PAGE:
SmartThings Community

Smoke/CO Z Wave?


Just ordered the Halo. I’ll report back when I get it installed.


I replaced all 11 of my zcombos with Halos and couldn’t be happier. No batteries to replace (almost twice a year with the zcombos, and they start chirping just below 80% battery), they’re interconnected, and they have a cool LED ring that makes for a great night light.

( co-founder Terry @ActionTiles; GitHub: @cosmicpuppy) #11

Over $1500 USD, unless you found a great bulk-buy sale?

I’m definitely glad you love them; and always interesting to find out that not all folks buy SmartThings because it is the low-budget smart home system.


Not quite. I just got the Halo, not the plus.

Legit discounts, gift cards, and using Amazon points to buy Lowe’s cards helps.

(John C) #13

The basic idea is shown in the link @Nhaley already posted! I used a different contact sensor I had on-hand, but otherwise as shown…


Complete newbie here with very little knowledge (yet). Been following this thread and liked the idea of adding the contact with a simple sensor. As I have old smokes that have to be changed, decided to look to see if anything had an integrated contact in it already. Found the Gentex line does (sold @ Home Depot). Pretty much anyone of their Smoke detectors that has a part number that ends in “F” (i.e 9123F) will have a form C dry contact. Should only need to monitor 1 as when the first goes, they will all go (at least that’s what I think at this stage) and the contact will be opened/closed.

Just want to monitor for a second home, don’t care which one is going off, just concerned if any are going off.


Just installed the Halo smoke/co alarm. Oddly, it paired incredibly quickly to smartthings but the Halo app didn’t pair.

Still need to test to see if the interconnect works with my existing basic (Kiddie?) smoke detectors.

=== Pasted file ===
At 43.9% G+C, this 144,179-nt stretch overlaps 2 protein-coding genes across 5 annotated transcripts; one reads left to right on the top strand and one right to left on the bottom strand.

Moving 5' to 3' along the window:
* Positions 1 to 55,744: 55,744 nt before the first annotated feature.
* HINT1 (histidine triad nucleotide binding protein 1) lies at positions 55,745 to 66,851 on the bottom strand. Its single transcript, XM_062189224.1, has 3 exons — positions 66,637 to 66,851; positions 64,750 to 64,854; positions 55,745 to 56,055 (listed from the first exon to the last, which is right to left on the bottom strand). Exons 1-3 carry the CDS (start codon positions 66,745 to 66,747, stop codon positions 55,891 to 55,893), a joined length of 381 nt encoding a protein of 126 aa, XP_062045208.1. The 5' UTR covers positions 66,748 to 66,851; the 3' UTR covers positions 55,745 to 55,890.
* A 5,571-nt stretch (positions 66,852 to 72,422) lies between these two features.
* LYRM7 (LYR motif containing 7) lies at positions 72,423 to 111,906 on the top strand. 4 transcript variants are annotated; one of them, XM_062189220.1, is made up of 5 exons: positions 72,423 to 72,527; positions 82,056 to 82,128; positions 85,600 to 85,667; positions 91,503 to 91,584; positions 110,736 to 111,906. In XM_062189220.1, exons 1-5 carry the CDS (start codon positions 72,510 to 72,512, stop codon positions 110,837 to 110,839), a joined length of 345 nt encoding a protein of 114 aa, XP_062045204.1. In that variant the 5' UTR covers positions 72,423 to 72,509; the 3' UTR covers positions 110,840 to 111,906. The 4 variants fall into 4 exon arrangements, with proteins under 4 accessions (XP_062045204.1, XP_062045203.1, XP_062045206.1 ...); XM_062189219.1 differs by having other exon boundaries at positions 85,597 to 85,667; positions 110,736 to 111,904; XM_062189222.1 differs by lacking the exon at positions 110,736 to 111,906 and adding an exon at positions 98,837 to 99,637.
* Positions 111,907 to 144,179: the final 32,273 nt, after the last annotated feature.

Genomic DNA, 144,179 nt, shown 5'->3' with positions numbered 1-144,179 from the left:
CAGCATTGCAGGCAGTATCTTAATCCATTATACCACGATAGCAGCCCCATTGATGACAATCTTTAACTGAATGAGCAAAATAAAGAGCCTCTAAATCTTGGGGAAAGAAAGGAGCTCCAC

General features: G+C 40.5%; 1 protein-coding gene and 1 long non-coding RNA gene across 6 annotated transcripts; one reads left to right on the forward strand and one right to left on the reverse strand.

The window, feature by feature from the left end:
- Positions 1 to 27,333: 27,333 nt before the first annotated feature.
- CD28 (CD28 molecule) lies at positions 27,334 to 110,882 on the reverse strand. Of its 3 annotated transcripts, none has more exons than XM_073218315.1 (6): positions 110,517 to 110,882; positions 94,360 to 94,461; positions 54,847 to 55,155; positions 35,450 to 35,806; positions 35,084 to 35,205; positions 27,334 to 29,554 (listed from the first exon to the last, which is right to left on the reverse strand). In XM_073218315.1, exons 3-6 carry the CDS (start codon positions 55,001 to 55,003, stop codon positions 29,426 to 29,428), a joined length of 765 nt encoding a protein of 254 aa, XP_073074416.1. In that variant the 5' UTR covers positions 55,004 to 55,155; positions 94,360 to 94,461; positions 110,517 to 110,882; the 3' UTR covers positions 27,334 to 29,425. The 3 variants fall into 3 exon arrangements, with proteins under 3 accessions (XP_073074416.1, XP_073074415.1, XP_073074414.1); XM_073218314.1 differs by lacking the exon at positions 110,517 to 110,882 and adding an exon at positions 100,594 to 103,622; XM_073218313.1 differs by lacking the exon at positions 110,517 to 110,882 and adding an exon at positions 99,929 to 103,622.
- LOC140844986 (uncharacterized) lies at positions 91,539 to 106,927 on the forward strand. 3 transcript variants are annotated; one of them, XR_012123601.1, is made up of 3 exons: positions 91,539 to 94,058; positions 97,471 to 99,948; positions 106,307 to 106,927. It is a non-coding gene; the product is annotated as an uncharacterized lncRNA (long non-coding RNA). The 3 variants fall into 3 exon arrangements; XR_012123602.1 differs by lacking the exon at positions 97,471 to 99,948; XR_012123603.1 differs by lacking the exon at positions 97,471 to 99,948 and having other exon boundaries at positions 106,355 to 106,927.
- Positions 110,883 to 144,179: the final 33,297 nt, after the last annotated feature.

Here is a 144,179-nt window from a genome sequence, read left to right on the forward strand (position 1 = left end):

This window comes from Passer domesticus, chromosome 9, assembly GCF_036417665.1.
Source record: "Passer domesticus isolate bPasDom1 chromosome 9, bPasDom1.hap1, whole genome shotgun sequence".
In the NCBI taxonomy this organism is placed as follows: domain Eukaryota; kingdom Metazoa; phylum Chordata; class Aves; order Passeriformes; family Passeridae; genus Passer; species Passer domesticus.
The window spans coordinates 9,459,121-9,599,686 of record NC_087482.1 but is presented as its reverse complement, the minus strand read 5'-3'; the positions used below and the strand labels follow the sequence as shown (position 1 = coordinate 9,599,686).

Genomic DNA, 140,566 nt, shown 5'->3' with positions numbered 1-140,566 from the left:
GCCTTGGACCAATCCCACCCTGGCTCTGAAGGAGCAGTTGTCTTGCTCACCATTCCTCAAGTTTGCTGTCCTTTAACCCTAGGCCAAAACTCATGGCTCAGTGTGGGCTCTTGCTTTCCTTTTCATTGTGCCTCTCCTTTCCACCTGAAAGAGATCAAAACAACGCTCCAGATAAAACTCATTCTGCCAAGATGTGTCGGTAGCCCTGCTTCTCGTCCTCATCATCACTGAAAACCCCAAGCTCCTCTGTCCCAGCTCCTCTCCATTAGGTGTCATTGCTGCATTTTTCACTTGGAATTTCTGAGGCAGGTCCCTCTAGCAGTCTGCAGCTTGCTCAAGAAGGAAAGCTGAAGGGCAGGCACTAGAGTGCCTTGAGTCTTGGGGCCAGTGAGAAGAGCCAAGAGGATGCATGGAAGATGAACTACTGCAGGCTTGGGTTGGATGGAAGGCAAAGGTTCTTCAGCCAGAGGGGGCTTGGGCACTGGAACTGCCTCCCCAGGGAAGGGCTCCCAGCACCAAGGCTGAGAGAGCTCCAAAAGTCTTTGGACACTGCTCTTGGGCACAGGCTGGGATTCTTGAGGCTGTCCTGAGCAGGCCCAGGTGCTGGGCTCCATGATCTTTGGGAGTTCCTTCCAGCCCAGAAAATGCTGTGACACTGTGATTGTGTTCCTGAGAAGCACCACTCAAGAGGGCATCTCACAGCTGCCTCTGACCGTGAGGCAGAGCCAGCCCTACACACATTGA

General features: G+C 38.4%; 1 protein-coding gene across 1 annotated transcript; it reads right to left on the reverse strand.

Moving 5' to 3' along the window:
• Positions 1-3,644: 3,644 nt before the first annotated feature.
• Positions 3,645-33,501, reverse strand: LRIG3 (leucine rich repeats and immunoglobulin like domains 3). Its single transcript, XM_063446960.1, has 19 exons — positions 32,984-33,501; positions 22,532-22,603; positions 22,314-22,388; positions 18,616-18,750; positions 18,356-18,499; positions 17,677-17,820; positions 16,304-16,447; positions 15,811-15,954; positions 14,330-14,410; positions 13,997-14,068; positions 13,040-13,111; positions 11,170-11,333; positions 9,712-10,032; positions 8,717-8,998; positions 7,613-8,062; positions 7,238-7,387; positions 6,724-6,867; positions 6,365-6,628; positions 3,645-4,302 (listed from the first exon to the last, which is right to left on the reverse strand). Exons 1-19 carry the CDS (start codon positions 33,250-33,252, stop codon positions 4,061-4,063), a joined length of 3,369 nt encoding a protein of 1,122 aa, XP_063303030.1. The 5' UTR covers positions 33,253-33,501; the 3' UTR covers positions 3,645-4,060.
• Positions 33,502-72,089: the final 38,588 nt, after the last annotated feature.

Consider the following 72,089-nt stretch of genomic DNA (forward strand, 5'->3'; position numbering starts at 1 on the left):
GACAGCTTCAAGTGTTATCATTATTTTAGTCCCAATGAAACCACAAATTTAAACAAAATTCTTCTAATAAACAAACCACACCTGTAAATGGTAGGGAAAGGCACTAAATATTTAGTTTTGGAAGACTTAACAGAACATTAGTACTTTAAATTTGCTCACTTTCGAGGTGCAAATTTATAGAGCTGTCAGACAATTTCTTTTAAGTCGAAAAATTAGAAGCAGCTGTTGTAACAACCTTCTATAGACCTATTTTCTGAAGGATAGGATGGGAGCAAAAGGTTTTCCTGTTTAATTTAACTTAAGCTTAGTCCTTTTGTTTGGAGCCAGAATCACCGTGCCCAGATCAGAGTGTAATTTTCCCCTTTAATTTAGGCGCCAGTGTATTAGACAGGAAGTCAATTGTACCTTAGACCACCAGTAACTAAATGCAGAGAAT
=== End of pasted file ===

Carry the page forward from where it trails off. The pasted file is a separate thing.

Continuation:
Initial findings:

  • It reads the temp and humidity, which I didn’t know. However, the temp is 7 degrees (F) above what my thermostat says. Assuming the humidity is wrong also.
  • Smartthings allows you to control the base LED color.
  • Seems like the smartthings app can replace the Halo app completely.

(Joshua Cox) #16

Glad you were able to set the device up quickly to ST. I thought I’d offer some clarity on the halo app.

At this time, You can connect via ZigBee (ST) or Wi-Fi (Halo App) but not both. We worked closely with SmartThings where you wouldn’t miss much functionality.

Our FAQ is here:

(captainjack) #17

old post I know but for others reading this in the future… You are right in that Nest detectors are expensive. But they do interconnect to each other using their own wifi protocol so that isn’t an issue. Also the interconnect wire stays in the house and just gets capped off. Additionally, smoke detectors are supposed to be replaced at least every ten years so the whole angle about resale is a moot point.

Editing update…Nest states to replace theirs at 7 even though the accepted normal recommendation is 10.


I’m curious how a home inspector would view detectors that are all Nest that sort of require an app a buyer may or may not know how to use (even though it’s dead simple). Might turn off some potential buyers vs a simple Kiddie interconnect. Just something to think about. May not be something that actually adds value to the home like we’d assume. I think about this a lot with my smart light switches that require a smartthings hub and Alexa to really work simply, which 9/10 people don’t know how to use intuitively without previous experience. It takes some “training.”

At least with the Halo’s they are wired interconnect like any other system. Assuming all detectors are Halo’s and interconnected, it seems like more of a complete/working package. That’s ultimately why I ended up with the Halo’s in my house.

Just thinking out loud here…

(captainjack) #19

good question. The Nest detectors only require initial setup with the app so they can talk to each other though. After that the app is no longer needed.

I have to make a change to my previous statement of having to replace detectors after 10 years. The nest website says to replace theirs at 7. I am pretty sure they probably are set up to just stop working at 7.

If anybody thinks any of this smartstuff or nest detectors or nest thermostats or remote opening garage doors adds any value to a house purchase they are delusional.